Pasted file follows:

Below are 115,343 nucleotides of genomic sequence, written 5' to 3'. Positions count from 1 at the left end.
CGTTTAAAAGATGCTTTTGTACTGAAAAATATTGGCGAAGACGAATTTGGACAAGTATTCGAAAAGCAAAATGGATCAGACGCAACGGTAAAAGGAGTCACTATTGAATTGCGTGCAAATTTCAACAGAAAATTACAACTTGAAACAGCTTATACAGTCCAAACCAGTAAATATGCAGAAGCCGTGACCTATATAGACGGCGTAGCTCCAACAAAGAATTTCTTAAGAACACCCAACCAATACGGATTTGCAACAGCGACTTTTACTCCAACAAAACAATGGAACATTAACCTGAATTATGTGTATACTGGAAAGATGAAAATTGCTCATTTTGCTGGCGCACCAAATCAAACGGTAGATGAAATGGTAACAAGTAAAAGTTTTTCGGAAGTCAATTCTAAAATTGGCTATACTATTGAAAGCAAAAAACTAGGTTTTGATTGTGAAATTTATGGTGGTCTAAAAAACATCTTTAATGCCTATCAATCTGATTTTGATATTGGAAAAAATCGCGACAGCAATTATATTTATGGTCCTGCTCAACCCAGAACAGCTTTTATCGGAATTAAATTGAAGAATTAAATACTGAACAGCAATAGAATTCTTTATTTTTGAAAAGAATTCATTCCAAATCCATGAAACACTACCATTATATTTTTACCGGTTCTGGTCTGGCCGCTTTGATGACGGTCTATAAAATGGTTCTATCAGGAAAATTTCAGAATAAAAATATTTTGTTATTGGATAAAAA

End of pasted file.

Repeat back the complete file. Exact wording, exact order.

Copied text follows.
Below are 115,343 nucleotides of genomic sequence, written 5' to 3'. Positions count from 1 at the left end.
CGTTTAAAAGATGCTTTTGTACTGAAAAATATTGGCGAAGACGAATTTGGACAAGTATTCGAAAAGCAAAATGGATCAGACGCAACGGTAAAAGGAGTCACTATTGAATTGCGTGCAAATTTCAACAGAAAATTACAACTTGAAACAGCTTATACAGTCCAAACCAGTAAATATGCAGAAGCCGTGACCTATATAGACGGCGTAGCTCCAACAAAGAATTTCTTAAGAACACCCAACCAATACGGATTTGCAACAGCGACTTTTACTCCAACAAAACAATGGAACATTAACCTGAATTATGTGTATACTGGAAAGATGAAAATTGCTCATTTTGCTGGCGCACCAAATCAAACGGTAGATGAAATGGTAACAAGTAAAAGTTTTTCGGAAGTCAATTCTAAAATTGGCTATACTATTGAAAGCAAAAAACTAGGTTTTGATTGTGAAATTTATGGTGGTCTAAAAAACATCTTTAATGCCTATCAATCTGATTTTGATATTGGAAAAAATCGCGACAGCAATTATATTTATGGTCCTGCTCAACCCAGAACAGCTTTTATCGGAATTAAATTGAAGAATTAAATACTGAACAGCAATAGAATTCTTTATTTTTGAAAAGAATTCATTCCAAATCCATGAAACACTACCATTATATTTTTACCGGTTCTGGTCTGGCCGCTTTGATGACGGTCTATAAAATGGTTCTATCAGGAAAATTTCAGAATAAAAATATTTTGTTATTGGATAAAAA